Indy Lost Nearly $60 Million in RFRA Debacle January 26, 2016

A new study, as reported in the Associated Press on January 26th, strengthens the case Indiana Competes as been making since we launched: Discrimination against LGBT Hoosiers is an economic issue.

The report highlighted the $60 million that was lost in economic opportunity for Indianapolis, after the March 2015 passage of the so-called “Religious Freedom Restoration Act” (RFRA), led many as many as 12 conventions not to host their events in our state.

RFRAStudy Twitter (1)

Indiana Competes Initiative Manager Peter Hanscom noted, “The $60 million lost in economic activity has a direct impact on more than 75,000 Hoosiers who make up the Indianapolis hospitality industry.”

In a statement to the press, he also asked, “For every lost convention that officials in Indianapolis have been able to track, how many other lost opportunities around the state can be attributed to the inability of our legislative leaders to do what’s necessary to end legal discrimination against the LGBT community?”

And this issue goes far beyond Indianapolis, too. Last week, Indiana Competes released an analysis of 2015 economic investment and job creation numbers from across the state indicating that the overwhelming majority of tracked economic investment since April of 2015 is located in communities with human rights ordinances (HROs) that ensure protection from legal discrimination on the basis of sexual orientation and gender identity (based on announcements from the Indiana Economic Development Corporation).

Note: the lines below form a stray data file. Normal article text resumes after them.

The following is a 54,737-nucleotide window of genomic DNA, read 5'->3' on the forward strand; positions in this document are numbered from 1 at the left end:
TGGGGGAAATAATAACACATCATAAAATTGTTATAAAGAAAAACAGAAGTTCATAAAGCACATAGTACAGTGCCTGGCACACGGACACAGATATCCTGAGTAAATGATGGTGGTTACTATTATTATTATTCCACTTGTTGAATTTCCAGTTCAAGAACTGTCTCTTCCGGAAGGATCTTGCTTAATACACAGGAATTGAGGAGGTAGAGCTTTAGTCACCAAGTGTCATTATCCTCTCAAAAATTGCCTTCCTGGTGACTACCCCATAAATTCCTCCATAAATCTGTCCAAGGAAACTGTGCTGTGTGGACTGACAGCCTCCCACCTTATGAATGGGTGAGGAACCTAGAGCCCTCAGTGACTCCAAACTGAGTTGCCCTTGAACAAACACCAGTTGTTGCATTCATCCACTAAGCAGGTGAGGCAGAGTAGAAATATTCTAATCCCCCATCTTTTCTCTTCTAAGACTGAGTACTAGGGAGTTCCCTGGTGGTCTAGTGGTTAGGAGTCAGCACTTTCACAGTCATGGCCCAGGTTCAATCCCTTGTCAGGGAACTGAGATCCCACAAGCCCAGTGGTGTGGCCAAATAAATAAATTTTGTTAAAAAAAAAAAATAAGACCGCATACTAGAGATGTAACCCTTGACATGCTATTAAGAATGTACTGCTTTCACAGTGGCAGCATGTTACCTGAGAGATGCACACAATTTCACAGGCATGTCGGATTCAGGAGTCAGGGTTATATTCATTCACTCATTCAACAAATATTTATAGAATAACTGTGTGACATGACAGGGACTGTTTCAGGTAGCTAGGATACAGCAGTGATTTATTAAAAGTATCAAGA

Now, some lawmakers are considering passing yet another RFRA-style law, which doubles down on the same ideas that got us here in the first place instead of protecting LGBT Hoosiers from discrimination. Indiana’s economy simply cannot afford to replay the backlash that resulted from last year’s misguided legislation.

As lawmakers take their first votes on this new and misguided proposal for RFRA 2.0 on Wednesday, our coalition of 425+ Indiana businesses called on them to do the right thing – to protect all Hoosiers from discrimination and help grow our economy.

“The time is now for decisive action to be taken – lawmakers should take every step necessary to protect our state from severe economic harm by passing a bill showing that Indiana is a welcoming state where discrimination of any kind is illegal,” he said.